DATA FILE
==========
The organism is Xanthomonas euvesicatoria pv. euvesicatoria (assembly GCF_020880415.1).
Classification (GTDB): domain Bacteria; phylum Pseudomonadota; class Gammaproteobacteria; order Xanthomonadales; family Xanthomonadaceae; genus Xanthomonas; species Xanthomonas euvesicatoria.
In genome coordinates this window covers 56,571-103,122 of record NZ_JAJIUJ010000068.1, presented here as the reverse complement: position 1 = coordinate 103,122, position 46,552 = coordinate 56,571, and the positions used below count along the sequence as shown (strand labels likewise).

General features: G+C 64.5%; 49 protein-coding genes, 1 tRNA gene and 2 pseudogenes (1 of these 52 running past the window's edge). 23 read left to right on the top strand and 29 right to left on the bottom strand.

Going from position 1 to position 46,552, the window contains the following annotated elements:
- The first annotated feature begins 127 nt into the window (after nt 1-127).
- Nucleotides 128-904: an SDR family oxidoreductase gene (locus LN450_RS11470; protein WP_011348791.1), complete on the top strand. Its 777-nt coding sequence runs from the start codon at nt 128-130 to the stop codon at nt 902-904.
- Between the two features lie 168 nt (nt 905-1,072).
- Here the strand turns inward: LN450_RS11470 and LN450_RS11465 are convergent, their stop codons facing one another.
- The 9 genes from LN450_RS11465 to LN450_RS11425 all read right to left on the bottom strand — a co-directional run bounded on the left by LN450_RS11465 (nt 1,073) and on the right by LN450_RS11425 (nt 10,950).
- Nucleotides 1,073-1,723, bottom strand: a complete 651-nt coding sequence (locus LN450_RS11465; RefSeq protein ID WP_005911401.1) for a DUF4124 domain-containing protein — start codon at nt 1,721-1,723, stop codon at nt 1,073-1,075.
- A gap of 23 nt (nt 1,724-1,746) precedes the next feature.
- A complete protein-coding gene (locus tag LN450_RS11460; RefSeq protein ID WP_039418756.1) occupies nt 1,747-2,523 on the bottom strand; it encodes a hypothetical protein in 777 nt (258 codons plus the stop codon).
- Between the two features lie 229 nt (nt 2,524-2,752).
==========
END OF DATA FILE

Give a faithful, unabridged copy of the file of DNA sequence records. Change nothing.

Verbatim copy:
The organism is Xanthomonas euvesicatoria pv. euvesicatoria (assembly GCF_020880415.1).
Classification (GTDB): domain Bacteria; phylum Pseudomonadota; class Gammaproteobacteria; order Xanthomonadales; family Xanthomonadaceae; genus Xanthomonas; species Xanthomonas euvesicatoria.
In genome coordinates this window covers 56,571-103,122 of record NZ_JAJIUJ010000068.1, presented here as the reverse complement: position 1 = coordinate 103,122, position 46,552 = coordinate 56,571, and the positions used below count along the sequence as shown (strand labels likewise).

General features: G+C 64.5%; 49 protein-coding genes, 1 tRNA gene and 2 pseudogenes (1 of these 52 running past the window's edge). 23 read left to right on the top strand and 29 right to left on the bottom strand.

Going from position 1 to position 46,552, the window contains the following annotated elements:
- The first annotated feature begins 127 nt into the window (after nt 1-127).
- Nucleotides 128-904: an SDR family oxidoreductase gene (locus LN450_RS11470; protein WP_011348791.1), complete on the top strand. Its 777-nt coding sequence runs from the start codon at nt 128-130 to the stop codon at nt 902-904.
- Between the two features lie 168 nt (nt 905-1,072).
- Here the strand turns inward: LN450_RS11470 and LN450_RS11465 are convergent, their stop codons facing one another.
- The 9 genes from LN450_RS11465 to LN450_RS11425 all read right to left on the bottom strand — a co-directional run bounded on the left by LN450_RS11465 (nt 1,073) and on the right by LN450_RS11425 (nt 10,950).
- Nucleotides 1,073-1,723, bottom strand: a complete 651-nt coding sequence (locus LN450_RS11465; RefSeq protein ID WP_005911401.1) for a DUF4124 domain-containing protein — start codon at nt 1,721-1,723, stop codon at nt 1,073-1,075.
- A gap of 23 nt (nt 1,724-1,746) precedes the next feature.
- A complete protein-coding gene (locus tag LN450_RS11460; RefSeq protein ID WP_039418756.1) occupies nt 1,747-2,523 on the bottom strand; it encodes a hypothetical protein in 777 nt (258 codons plus the stop codon).
- Between the two features lie 229 nt (nt 2,524-2,752).